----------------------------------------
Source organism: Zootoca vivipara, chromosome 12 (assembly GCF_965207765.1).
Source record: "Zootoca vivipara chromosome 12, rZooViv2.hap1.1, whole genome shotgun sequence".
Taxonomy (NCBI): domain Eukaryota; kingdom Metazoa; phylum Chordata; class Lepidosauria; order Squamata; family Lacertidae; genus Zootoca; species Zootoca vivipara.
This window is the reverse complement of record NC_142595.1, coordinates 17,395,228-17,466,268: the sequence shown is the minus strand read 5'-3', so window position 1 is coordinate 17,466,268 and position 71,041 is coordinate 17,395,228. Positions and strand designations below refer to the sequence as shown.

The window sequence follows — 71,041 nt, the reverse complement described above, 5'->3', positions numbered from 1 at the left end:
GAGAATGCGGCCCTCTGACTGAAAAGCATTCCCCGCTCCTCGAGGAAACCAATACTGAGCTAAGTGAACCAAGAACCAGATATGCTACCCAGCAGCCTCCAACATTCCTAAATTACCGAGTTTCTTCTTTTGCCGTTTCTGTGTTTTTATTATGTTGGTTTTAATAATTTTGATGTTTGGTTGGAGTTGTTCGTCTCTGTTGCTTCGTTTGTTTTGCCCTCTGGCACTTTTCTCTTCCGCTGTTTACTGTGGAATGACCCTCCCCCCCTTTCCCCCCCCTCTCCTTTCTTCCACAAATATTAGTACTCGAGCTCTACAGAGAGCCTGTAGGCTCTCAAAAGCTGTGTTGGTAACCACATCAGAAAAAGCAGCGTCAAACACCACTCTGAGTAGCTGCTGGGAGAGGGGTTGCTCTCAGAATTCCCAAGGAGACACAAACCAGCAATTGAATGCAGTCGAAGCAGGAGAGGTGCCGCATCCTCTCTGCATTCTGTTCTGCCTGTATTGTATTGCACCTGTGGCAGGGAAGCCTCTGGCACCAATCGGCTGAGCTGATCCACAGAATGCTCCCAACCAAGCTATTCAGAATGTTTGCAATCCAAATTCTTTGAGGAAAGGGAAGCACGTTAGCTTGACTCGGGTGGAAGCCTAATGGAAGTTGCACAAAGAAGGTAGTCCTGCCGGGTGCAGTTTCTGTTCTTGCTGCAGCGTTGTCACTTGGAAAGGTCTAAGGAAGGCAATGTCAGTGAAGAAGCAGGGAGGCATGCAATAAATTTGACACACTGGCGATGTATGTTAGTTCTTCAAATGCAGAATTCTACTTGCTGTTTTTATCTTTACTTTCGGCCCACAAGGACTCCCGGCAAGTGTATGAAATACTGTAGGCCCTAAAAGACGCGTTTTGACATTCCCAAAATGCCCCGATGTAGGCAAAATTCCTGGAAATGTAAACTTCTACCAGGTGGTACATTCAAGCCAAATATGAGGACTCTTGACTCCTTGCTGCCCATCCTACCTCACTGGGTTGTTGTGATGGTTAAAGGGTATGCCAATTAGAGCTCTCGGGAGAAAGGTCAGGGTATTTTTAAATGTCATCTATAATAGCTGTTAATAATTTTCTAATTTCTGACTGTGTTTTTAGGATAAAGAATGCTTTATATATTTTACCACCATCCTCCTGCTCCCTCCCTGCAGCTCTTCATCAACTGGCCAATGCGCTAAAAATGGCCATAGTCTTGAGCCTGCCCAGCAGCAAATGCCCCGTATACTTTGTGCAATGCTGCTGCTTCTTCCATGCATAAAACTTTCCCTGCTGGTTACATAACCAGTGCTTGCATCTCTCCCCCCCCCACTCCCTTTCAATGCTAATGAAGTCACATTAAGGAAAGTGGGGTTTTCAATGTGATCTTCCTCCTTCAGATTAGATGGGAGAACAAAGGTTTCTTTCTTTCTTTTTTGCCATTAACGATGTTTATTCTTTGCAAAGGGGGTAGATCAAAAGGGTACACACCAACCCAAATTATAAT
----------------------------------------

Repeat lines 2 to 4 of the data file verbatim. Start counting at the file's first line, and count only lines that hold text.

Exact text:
Source record: "Zootoca vivipara chromosome 12, rZooViv2.hap1.1, whole genome shotgun sequence".
Taxonomy (NCBI): domain Eukaryota; kingdom Metazoa; phylum Chordata; class Lepidosauria; order Squamata; family Lacertidae; genus Zootoca; species Zootoca vivipara.
This window is the reverse complement of record NC_142595.1, coordinates 17,395,228-17,466,268: the sequence shown is the minus strand read 5'-3', so window position 1 is coordinate 17,466,268 and position 71,041 is coordinate 17,395,228. Positions and strand designations below refer to the sequence as shown.